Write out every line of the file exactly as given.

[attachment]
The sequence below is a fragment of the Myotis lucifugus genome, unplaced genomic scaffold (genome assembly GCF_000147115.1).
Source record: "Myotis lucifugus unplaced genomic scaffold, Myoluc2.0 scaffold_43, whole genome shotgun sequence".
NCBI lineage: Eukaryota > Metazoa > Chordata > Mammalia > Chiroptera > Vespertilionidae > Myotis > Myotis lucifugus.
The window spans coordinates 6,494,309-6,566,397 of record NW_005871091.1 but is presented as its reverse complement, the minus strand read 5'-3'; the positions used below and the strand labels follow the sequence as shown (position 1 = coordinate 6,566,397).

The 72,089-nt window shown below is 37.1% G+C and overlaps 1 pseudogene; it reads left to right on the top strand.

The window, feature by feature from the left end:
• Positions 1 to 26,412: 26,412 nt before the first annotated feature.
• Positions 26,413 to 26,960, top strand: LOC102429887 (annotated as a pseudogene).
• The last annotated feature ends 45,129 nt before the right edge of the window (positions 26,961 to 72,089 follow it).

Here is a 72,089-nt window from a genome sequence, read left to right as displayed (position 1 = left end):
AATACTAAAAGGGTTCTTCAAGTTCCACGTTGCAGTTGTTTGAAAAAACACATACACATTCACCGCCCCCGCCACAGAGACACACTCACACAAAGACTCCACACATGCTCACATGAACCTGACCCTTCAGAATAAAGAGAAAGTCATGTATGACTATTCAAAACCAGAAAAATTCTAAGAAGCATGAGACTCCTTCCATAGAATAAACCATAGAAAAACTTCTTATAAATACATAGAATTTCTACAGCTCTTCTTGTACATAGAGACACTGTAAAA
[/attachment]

The sequence below is a fragment of the Myotis lucifugus genome, unplaced genomic scaffold (genome assembly GCF_000147115.1).
Source record: "Myotis lucifugus unplaced genomic scaffold, Myoluc2.0 scaffold_43, whole genome shotgun sequence".
NCBI lineage: Eukaryota > Metazoa > Chordata > Mammalia > Chiroptera > Vespertilionidae > Myotis > Myotis lucifugus.
The window spans coordinates 6,494,309-6,566,397 of record NW_005871091.1 but is presented as its reverse complement, the minus strand read 5'-3'; the positions used below and the strand labels follow the sequence as shown (position 1 = coordinate 6,566,397).

The 72,089-nt window shown below is 37.1% G+C and overlaps 1 pseudogene; it reads left to right on the top strand.

The window, feature by feature from the left end:
• Positions 1 to 26,412: 26,412 nt before the first annotated feature.
• Positions 26,413 to 26,960, top strand: LOC102429887 (annotated as a pseudogene).
• The last annotated feature ends 45,129 nt before the right edge of the window (positions 26,961 to 72,089 follow it).

Here is a 72,089-nt window from a genome sequence, read left to right as displayed (position 1 = left end):
AATACTAAAAGGGTTCTTCAAGTTCCACGTTGCAGTTGTTTGAAAAAACACATACACATTCACCGCCCCCGCCACAGAGACACACTCACACAAAGACTCCACACATGCTCACATGAACCTGACCCTTCAGAATAAAGAGAAAGTCATGTATGACTATTCAAAACCAGAAAAATTCTAAGAAGCATGAGACTCCTTCCATAGAATAAACCATAGAAAAACTTCTTATAAATACATAGAATTTCTACAGCTCTTCTTGTACATAGAGACACTGTAAAA